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GAO Releases Report on Nonbank Designation Process

The Government Accountability Office released a report (summary) suggesting further actions that the FSOC could take to improve the nonbank designation process. The GAO suggested that the FSOC should better track and record data so that it can better analyze the performance of the designation process. The GAO further indicated that the current tracking and record keeping methods do not comport with federal internal control standards. For example, the report noted that the FSOC does not have data on which staff participated in each particular company’s evaluation.

The report also suggested that the FSOC improve transparency in the designation process by disclosing more information in public documents and by including additional detail in non-public documents. The GAO noted that in the public documentation “included only a small portion of the information and analysis in its nonpublic documentation” for each of the three final determinations released thus far, and that the nonpublic versions included publicly available information that was not released in the public versions. However, Treasury officials responded that they sought to include key issues in the public versions of documentation while avoiding giving the public the opinion that the public data represented the entirety of the information considered in the designation process.

The FSOC has the authority to designate a nonbank financial company where it finds that “(i) material financial distress at the nonbank financial company could pose a threat to the financial stability of the United States . . . or (ii) the nature, scope, size, scale, concentration, interconnectedness, or mix of the activities of the nonbank financial company could pose a threat to the financial stability of the United States.” However, the GAO found that, even in the case of companies that were not advanced to Stage 3, the FSOC has only evaluated companies using the material financial distress standard, and not whether the companies’ activities could pose systemic risks. The report suggested that by utilizing only one method, the “FSOC may not be able to comprehensively ensure that it has identified and designated all companies that may pose a threat to U.S. financial stability.” Citing another potential gap, the GAO noted that the Office of Financial Research’s analysis of companies in Stage 1 only utilizes public information, leading to the omission of at least two private companies from consideration and only allowing examination of information of certain subsidiaries of a parent company in other cases. In response, the OFR noted that it is working to integrate the SEC’s newly required data on private funds into its Stage 1 analysis, though the GAO noted that the additional data would not alleviate its concerns for other types of nonbank companies.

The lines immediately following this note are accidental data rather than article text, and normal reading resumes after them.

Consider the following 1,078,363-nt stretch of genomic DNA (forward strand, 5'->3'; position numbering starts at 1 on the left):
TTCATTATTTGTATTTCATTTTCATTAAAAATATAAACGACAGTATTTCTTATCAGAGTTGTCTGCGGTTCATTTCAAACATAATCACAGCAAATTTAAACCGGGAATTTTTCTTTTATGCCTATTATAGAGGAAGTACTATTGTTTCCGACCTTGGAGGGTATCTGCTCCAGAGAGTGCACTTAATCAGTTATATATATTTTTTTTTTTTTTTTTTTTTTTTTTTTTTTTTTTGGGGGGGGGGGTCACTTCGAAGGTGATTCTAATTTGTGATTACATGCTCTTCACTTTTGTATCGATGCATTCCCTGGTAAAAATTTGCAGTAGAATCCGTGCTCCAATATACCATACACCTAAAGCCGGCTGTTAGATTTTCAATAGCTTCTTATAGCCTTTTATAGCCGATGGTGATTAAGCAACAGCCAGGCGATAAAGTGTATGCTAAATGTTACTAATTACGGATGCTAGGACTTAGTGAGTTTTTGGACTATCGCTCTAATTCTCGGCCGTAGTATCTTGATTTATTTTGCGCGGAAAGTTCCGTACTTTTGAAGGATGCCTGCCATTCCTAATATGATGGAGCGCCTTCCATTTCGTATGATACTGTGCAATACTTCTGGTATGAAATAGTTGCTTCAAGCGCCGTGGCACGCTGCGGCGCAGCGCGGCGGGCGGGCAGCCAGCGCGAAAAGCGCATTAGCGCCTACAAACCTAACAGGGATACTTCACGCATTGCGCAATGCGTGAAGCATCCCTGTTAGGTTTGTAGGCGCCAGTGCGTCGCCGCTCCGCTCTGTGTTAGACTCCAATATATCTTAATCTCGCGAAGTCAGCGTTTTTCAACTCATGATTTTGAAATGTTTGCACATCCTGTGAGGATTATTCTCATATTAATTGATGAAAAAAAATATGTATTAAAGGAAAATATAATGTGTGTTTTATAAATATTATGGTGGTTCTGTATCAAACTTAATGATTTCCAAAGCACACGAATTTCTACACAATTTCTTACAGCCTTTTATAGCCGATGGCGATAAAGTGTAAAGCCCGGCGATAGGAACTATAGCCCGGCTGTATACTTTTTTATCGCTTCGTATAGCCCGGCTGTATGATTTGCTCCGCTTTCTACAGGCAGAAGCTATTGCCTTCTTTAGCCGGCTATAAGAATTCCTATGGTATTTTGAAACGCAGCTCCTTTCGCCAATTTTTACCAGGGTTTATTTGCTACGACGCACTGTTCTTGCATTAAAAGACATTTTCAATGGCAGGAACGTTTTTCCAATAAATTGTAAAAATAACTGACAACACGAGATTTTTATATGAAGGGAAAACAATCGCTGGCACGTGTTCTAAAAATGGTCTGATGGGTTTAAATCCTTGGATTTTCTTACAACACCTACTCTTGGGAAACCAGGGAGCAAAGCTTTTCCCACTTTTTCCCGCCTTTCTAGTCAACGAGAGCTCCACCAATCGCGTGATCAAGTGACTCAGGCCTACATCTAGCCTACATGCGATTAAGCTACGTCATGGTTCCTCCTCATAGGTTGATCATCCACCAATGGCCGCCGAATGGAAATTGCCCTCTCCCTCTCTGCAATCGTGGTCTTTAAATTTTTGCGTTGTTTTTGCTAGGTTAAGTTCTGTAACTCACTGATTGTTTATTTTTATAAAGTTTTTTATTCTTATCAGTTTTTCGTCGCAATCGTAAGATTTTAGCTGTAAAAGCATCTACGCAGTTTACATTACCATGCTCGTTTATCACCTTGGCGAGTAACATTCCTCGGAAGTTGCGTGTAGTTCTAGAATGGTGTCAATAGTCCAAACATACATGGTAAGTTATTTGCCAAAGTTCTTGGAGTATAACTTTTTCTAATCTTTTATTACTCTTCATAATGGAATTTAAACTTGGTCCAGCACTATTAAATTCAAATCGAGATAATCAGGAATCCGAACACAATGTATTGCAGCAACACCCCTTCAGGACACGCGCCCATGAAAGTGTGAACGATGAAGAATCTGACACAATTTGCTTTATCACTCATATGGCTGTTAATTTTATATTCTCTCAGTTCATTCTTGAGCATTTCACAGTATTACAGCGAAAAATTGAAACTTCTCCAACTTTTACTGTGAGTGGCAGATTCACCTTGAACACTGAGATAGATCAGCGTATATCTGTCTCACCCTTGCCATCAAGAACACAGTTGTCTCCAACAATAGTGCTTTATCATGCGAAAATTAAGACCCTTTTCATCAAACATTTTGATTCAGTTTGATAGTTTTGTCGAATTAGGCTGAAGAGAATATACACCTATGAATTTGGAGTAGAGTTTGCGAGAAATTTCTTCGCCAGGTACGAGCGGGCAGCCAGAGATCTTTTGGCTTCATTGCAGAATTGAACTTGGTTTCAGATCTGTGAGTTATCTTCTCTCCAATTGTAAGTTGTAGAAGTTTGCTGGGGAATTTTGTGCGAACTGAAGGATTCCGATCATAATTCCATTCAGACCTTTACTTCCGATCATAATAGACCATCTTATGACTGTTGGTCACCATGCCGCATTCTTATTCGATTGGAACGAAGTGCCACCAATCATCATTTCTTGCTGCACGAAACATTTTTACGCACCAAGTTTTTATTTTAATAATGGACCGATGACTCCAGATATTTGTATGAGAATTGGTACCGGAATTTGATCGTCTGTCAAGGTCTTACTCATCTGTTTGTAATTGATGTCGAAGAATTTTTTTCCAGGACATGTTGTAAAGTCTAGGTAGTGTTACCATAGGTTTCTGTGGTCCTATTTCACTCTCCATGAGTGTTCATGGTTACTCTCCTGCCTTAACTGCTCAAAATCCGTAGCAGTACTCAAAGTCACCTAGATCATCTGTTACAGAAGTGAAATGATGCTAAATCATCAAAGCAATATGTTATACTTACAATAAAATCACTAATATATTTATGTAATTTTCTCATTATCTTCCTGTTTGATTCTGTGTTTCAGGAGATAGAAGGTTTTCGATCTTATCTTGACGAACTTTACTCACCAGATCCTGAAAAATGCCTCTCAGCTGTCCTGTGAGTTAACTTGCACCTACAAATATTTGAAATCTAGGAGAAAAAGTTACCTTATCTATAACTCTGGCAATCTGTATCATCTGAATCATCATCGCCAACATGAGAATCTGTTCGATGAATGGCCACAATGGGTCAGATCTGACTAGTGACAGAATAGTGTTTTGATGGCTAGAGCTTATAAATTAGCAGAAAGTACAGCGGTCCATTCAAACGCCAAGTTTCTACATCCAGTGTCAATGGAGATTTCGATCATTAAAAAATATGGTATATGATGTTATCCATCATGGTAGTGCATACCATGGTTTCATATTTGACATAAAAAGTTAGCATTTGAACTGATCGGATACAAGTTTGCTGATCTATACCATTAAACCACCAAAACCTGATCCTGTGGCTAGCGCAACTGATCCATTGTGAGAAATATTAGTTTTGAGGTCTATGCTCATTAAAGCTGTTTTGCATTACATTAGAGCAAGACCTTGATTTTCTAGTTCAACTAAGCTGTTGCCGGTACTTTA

The report also provided insight into the staffing provided by constituent agencies for the designation process. The report showed and indicated that the Federal Reserve contributed the most staffers (25 individuals or 28% of staff in 2014, down from 37% in 2012) to the analytical work of the Nonbank Designations Committee, a staff level functional committee that conducts the evaluations of nonbank entities. The SEC increased its contribution of staffers to the analytical work in 2014 with 12, up from zero in 2012. The report notes that the evaluations were typically co-led, and that staffers from the Federal Reserve, the Treasury, the Federal Insurance Office, and staff associated with the FSOC’s independent member with insurance expertise had led Stage 3 evaluations as of July 2014. The GAO’s data shows that the SEC led four Stage 2 evaluations, though the names of the evaluated companies are not listed in accordance with FSOC policy to refrain from announcing the names of companies under evaluation prior to a final determination.

The GAO reported that, in June 2012, FSOC used public and regulatory data to determine that fewer than 50 nonbank financial companies met qualifications for Stage 2 of the designation process. Subsequently the FSOC initiated further evaluations on 14 of those 50 companies and completed the Stage 2 evaluation for 8 of those companies. Three of the 8 advanced to Stage 3 and were subsequently designated strategically important (AIG, GE Capital, and Prudential), while the FSOC determined that 5 of the companies did not warrant further evaluation. The report notes that the FSOC is still evaluating 5 companies, one of which has received a proposed designation (MetLife).

The GAO released another report in September that suggested changes in the FSOC’s processes related to “emerging threats and risks identification, transparency and accountability, and collaboration and coordination.”